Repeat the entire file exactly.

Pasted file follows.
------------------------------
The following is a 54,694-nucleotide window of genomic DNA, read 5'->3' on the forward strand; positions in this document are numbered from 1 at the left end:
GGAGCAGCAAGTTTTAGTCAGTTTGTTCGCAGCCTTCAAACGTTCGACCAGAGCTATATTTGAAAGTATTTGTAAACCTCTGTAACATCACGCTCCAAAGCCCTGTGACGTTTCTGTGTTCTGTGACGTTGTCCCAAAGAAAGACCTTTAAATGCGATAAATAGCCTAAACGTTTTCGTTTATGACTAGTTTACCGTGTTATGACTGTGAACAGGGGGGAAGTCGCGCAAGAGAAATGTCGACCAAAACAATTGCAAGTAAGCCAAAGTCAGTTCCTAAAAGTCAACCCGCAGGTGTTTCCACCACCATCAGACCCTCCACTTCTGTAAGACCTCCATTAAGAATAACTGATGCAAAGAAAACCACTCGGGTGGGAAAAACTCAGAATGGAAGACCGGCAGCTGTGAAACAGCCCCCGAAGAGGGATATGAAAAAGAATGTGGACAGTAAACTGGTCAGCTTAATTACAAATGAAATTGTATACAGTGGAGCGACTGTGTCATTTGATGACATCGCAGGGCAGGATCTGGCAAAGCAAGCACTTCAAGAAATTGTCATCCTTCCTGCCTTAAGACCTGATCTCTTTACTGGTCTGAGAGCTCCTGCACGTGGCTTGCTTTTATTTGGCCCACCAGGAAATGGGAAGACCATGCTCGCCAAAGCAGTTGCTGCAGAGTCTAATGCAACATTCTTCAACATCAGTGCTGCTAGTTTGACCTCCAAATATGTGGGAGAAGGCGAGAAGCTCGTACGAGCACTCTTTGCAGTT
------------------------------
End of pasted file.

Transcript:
The following is a 54,694-nucleotide window of genomic DNA, read 5'->3' on the forward strand; positions in this document are numbered from 1 at the left end:
GGAGCAGCAAGTTTTAGTCAGTTTGTTCGCAGCCTTCAAACGTTCGACCAGAGCTATATTTGAAAGTATTTGTAAACCTCTGTAACATCACGCTCCAAAGCCCTGTGACGTTTCTGTGTTCTGTGACGTTGTCCCAAAGAAAGACCTTTAAATGCGATAAATAGCCTAAACGTTTTCGTTTATGACTAGTTTACCGTGTTATGACTGTGAACAGGGGGGAAGTCGCGCAAGAGAAATGTCGACCAAAACAATTGCAAGTAAGCCAAAGTCAGTTCCTAAAAGTCAACCCGCAGGTGTTTCCACCACCATCAGACCCTCCACTTCTGTAAGACCTCCATTAAGAATAACTGATGCAAAGAAAACCACTCGGGTGGGAAAAACTCAGAATGGAAGACCGGCAGCTGTGAAACAGCCCCCGAAGAGGGATATGAAAAAGAATGTGGACAGTAAACTGGTCAGCTTAATTACAAATGAAATTGTATACAGTGGAGCGACTGTGTCATTTGATGACATCGCAGGGCAGGATCTGGCAAAGCAAGCACTTCAAGAAATTGTCATCCTTCCTGCCTTAAGACCTGATCTCTTTACTGGTCTGAGAGCTCCTGCACGTGGCTTGCTTTTATTTGGCCCACCAGGAAATGGGAAGACCATGCTCGCCAAAGCAGTTGCTGCAGAGTCTAATGCAACATTCTTCAACATCAGTGCTGCTAGTTTGACCTCCAAATATGTGGGAGAAGGCGAGAAGCTCGTACGAGCACTCTTTGCAGTT